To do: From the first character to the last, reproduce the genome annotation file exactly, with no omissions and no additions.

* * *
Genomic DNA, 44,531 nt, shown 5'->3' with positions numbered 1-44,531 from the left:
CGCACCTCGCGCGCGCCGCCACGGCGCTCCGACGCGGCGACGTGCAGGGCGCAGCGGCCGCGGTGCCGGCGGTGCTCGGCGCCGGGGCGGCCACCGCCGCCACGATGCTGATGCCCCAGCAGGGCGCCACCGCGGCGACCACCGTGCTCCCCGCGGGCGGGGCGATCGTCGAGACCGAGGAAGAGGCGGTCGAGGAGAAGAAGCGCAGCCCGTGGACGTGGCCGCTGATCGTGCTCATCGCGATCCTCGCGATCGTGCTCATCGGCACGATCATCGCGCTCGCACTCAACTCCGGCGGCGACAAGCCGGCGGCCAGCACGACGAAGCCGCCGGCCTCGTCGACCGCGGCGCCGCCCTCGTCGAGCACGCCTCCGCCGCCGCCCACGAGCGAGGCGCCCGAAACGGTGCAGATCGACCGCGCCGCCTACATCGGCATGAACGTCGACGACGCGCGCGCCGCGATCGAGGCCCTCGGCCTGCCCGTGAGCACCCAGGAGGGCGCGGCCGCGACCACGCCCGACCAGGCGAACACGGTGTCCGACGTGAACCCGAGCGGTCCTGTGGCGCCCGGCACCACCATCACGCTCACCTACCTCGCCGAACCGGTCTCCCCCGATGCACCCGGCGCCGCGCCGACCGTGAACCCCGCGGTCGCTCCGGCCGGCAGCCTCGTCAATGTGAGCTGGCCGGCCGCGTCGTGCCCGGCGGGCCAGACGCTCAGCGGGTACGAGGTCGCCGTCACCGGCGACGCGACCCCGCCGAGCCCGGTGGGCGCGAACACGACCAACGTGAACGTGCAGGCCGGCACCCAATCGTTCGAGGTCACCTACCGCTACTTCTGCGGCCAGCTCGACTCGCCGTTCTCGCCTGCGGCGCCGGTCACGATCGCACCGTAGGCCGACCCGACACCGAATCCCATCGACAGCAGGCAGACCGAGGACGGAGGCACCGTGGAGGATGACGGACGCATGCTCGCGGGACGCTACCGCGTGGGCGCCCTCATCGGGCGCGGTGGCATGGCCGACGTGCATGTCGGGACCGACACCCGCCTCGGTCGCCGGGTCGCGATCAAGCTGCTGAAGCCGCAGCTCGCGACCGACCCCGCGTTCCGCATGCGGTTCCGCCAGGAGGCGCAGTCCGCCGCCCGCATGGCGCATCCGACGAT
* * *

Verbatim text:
Genomic DNA, 44,531 nt, shown 5'->3' with positions numbered 1-44,531 from the left:
CGCACCTCGCGCGCGCCGCCACGGCGCTCCGACGCGGCGACGTGCAGGGCGCAGCGGCCGCGGTGCCGGCGGTGCTCGGCGCCGGGGCGGCCACCGCCGCCACGATGCTGATGCCCCAGCAGGGCGCCACCGCGGCGACCACCGTGCTCCCCGCGGGCGGGGCGATCGTCGAGACCGAGGAAGAGGCGGTCGAGGAGAAGAAGCGCAGCCCGTGGACGTGGCCGCTGATCGTGCTCATCGCGATCCTCGCGATCGTGCTCATCGGCACGATCATCGCGCTCGCACTCAACTCCGGCGGCGACAAGCCGGCGGCCAGCACGACGAAGCCGCCGGCCTCGTCGACCGCGGCGCCGCCCTCGTCGAGCACGCCTCCGCCGCCGCCCACGAGCGAGGCGCCCGAAACGGTGCAGATCGACCGCGCCGCCTACATCGGCATGAACGTCGACGACGCGCGCGCCGCGATCGAGGCCCTCGGCCTGCCCGTGAGCACCCAGGAGGGCGCGGCCGCGACCACGCCCGACCAGGCGAACACGGTGTCCGACGTGAACCCGAGCGGTCCTGTGGCGCCCGGCACCACCATCACGCTCACCTACCTCGCCGAACCGGTCTCCCCCGATGCACCCGGCGCCGCGCCGACCGTGAACCCCGCGGTCGCTCCGGCCGGCAGCCTCGTCAATGTGAGCTGGCCGGCCGCGTCGTGCCCGGCGGGCCAGACGCTCAGCGGGTACGAGGTCGCCGTCACCGGCGACGCGACCCCGCCGAGCCCGGTGGGCGCGAACACGACCAACGTGAACGTGCAGGCCGGCACCCAATCGTTCGAGGTCACCTACCGCTACTTCTGCGGCCAGCTCGACTCGCCGTTCTCGCCTGCGGCGCCGGTCACGATCGCACCGTAGGCCGACCCGACACCGAATCCCATCGACAGCAGGCAGACCGAGGACGGAGGCACCGTGGAGGATGACGGACGCATGCTCGCGGGACGCTACCGCGTGGGCGCCCTCATCGGGCGCGGTGGCATGGCCGACGTGCATGTCGGGACCGACACCCGCCTCGGTCGCCGGGTCGCGATCAAGCTGCTGAAGCCGCAGCTCGCGACCGACCCCGCGTTCCGCATGCGGTTCCGCCAGGAGGCGCAGTCCGCCGCCCGCATGGCGCATCCGACGAT